There is likely a different explanation for problems at a Wichita high schools from what we've been told by the school district and our newspaper.
Posts tagged as “John Allison”
He didn’t participate Wichita Eagle Opinion Line, November 24, 2017: “The kindest word that can be ascribed to State Senator Susan Wagle, when she criticizes…
Part of the difficulty in understanding and debating school spending in Kansas is the starting point, that is, the lack of factual information. From 2012, a look at a survey that revealed the level of knowledge of school spending by Kansans.
News coverage and reaction to the Kansas school finance lawsuit Luke Gannon, et al v. State of Kansas.
A study of school testing standards has found that Kansas has low standards compared to other states.
Wichita school superintendent John Allison told Wichitans something they probably didn't know: Parents of Wichita schoolchildren benefit from the district's school choice program.
When asked about the level of spending on public schools in Kansas, citizens are generally uninformed or misinformed. They also incorrectly thought that spending has declined in recent years.
In Kansas, who are the candidates and special interest groups that have a reasonable approach to education?
A statement by Wichita school superintendent John Allison is part of an ongoing campaign of misinformation spread by school spending advocates in Wichita and across Kansas.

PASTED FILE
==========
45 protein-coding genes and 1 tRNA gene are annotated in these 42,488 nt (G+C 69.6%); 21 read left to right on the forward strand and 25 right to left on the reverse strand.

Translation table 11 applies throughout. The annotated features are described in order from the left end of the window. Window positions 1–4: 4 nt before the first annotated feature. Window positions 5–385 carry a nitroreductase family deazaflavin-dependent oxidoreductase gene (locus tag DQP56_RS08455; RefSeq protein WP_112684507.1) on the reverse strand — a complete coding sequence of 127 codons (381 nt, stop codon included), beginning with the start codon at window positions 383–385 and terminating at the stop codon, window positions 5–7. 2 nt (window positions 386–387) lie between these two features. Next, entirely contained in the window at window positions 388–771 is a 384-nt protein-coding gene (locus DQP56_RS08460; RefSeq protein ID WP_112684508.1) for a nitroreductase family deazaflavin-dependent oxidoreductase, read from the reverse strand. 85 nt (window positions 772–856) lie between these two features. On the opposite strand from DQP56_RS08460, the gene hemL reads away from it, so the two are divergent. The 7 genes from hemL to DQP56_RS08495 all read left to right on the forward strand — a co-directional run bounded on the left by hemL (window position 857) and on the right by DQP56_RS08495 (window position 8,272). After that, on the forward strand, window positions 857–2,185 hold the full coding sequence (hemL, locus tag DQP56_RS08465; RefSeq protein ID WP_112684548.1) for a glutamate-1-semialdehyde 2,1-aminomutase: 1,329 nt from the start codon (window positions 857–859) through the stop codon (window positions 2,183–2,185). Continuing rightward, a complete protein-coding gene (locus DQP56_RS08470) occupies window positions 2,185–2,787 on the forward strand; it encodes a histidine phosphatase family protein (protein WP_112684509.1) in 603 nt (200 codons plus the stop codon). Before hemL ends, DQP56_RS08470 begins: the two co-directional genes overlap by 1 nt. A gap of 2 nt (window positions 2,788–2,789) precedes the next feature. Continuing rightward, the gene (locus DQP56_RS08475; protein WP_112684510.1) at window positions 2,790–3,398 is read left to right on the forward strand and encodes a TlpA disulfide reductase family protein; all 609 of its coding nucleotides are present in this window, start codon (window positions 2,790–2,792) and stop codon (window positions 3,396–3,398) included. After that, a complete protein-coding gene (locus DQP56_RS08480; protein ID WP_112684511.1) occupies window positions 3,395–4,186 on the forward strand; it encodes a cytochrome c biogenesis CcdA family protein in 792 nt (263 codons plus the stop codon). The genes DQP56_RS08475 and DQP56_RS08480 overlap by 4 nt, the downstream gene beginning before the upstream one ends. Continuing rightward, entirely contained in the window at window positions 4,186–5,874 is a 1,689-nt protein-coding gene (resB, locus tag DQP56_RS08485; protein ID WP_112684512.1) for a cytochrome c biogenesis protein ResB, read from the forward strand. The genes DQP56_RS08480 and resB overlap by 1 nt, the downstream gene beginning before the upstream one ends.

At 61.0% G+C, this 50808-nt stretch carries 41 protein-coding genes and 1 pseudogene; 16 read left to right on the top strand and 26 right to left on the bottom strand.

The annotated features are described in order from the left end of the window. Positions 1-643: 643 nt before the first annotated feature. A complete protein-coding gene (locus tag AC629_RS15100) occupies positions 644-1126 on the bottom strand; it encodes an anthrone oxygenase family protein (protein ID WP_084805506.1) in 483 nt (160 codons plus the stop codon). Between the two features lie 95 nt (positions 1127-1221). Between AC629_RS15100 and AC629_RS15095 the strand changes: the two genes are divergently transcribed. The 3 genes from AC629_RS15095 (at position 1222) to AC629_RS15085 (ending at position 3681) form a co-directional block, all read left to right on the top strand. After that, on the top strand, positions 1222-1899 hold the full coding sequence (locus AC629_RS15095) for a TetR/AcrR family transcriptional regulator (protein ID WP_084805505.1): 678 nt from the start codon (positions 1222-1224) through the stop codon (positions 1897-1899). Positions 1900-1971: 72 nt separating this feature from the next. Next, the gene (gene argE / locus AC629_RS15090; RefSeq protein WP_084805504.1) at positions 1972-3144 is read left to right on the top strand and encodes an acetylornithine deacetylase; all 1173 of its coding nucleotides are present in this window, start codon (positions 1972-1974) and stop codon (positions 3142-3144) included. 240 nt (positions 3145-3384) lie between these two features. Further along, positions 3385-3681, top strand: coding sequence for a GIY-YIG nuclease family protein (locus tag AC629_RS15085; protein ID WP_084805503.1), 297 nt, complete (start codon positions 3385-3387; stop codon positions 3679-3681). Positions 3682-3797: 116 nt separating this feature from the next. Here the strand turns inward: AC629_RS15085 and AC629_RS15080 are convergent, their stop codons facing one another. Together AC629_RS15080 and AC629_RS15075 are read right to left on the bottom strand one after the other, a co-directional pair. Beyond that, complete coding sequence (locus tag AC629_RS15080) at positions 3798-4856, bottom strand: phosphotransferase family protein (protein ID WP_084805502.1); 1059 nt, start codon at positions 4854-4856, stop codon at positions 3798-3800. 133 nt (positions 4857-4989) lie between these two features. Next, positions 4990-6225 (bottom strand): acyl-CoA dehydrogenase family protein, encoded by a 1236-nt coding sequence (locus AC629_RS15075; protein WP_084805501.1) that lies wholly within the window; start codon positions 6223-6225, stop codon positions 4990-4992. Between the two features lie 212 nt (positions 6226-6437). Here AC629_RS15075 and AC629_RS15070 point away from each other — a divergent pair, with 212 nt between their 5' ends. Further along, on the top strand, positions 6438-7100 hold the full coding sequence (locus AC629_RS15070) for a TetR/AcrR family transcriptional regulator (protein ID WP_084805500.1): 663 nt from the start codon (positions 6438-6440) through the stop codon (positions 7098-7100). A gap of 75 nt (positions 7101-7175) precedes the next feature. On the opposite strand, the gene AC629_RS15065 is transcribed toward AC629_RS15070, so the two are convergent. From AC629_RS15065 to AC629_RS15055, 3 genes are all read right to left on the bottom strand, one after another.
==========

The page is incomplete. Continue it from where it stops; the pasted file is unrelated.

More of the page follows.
Today: Wichita City council; Sedgwick County Commission; Kobach on voter reform in Wall Street Journal; Tiahrt, former Congressman, to address Pachyderms; Wichita speaker lineup set; Blue Ribbon Commission coming to Wichita; School choice cast as civil rights issue; Medicare reform necessary; Science, public agencies, and politics.
This afternoon, Wichita school superintendent John Allison appeared before the South-central Kansas legislative delegation, explaining Kansas school finance as it applies to the Wichita school district, and offering justification for deciding to join the lawsuit demanding the state spend more on schools.
Referring to base state aid per pupil, which has been cut several times in the past year for a total of 9.5 percent (depending on who's doing the arithmetic), Allison said that base aid is the funding with which the district funds regular education, and the funds with which the district has the greatest latitude. Other funds are restricted, and have fewer options.
Government transparency in Kansas is determined largely by open records and open meetings laws which state lofty goals but offer many loopholes and exemptions and few penalties for violations of the laws.
The Kansas Open Records Act (KORA) starts off well. "It is declared to be the public policy of the state that public records shall be open for inspection by any person unless otherwise provided by this act, and this act shall be liberally construed and applied to promote such policy."